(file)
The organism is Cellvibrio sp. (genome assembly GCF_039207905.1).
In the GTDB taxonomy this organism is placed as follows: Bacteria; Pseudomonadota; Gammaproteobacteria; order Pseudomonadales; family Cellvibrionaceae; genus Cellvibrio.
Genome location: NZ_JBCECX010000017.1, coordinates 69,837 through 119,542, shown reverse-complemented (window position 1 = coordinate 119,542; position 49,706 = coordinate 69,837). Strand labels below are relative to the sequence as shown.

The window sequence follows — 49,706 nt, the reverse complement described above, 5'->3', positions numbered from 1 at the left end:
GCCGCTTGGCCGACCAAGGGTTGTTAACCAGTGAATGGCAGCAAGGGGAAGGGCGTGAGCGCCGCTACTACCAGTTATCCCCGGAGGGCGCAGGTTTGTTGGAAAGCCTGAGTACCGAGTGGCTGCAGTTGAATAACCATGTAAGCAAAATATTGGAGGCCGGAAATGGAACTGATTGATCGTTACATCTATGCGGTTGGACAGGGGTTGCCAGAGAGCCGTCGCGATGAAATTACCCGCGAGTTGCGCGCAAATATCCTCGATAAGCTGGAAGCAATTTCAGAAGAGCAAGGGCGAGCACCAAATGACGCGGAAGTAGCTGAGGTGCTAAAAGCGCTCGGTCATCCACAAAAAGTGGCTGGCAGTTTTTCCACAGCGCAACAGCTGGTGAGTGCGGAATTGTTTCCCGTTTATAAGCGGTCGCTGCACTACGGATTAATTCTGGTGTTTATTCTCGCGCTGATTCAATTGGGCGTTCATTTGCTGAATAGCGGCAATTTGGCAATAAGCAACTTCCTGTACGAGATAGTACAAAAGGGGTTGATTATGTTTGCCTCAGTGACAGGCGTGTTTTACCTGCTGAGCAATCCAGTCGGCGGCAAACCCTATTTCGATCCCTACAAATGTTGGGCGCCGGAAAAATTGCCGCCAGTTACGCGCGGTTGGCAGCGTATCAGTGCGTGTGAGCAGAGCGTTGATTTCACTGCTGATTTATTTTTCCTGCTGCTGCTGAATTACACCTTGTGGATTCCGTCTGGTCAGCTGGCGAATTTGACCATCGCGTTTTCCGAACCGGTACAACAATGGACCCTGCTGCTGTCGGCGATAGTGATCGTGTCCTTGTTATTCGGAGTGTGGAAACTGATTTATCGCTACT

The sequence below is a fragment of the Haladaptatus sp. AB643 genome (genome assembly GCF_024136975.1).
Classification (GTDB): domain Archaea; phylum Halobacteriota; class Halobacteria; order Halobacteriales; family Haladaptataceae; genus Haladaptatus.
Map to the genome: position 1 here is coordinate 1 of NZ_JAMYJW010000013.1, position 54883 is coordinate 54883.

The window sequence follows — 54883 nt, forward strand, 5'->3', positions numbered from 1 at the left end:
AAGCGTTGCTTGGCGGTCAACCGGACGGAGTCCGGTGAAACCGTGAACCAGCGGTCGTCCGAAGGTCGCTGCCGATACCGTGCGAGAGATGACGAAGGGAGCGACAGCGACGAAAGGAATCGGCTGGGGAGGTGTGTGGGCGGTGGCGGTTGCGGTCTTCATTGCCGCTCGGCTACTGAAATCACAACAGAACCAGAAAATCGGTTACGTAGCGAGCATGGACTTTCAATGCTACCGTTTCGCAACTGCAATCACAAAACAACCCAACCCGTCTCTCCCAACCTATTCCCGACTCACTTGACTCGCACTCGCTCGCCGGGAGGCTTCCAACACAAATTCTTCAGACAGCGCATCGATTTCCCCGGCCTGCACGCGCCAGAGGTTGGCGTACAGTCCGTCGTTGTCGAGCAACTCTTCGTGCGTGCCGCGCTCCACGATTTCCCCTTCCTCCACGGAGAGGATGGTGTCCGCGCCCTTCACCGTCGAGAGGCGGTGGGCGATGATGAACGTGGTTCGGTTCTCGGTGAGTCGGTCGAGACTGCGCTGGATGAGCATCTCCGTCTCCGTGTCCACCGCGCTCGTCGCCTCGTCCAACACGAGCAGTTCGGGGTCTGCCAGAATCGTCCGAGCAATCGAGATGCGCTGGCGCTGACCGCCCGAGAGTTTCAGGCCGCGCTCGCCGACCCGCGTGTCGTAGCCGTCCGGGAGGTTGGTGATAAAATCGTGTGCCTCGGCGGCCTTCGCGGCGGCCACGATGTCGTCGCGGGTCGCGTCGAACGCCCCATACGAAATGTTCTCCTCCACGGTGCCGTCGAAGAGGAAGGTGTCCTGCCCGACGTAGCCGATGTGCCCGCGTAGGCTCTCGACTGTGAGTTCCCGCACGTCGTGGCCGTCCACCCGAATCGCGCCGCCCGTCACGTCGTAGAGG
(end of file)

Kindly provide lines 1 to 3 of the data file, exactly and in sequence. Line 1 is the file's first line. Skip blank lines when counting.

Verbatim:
The organism is Cellvibrio sp. (genome assembly GCF_039207905.1).
In the GTDB taxonomy this organism is placed as follows: Bacteria; Pseudomonadota; Gammaproteobacteria; order Pseudomonadales; family Cellvibrionaceae; genus Cellvibrio.
Genome location: NZ_JBCECX010000017.1, coordinates 69,837 through 119,542, shown reverse-complemented (window position 1 = coordinate 119,542; position 49,706 = coordinate 69,837). Strand labels below are relative to the sequence as shown.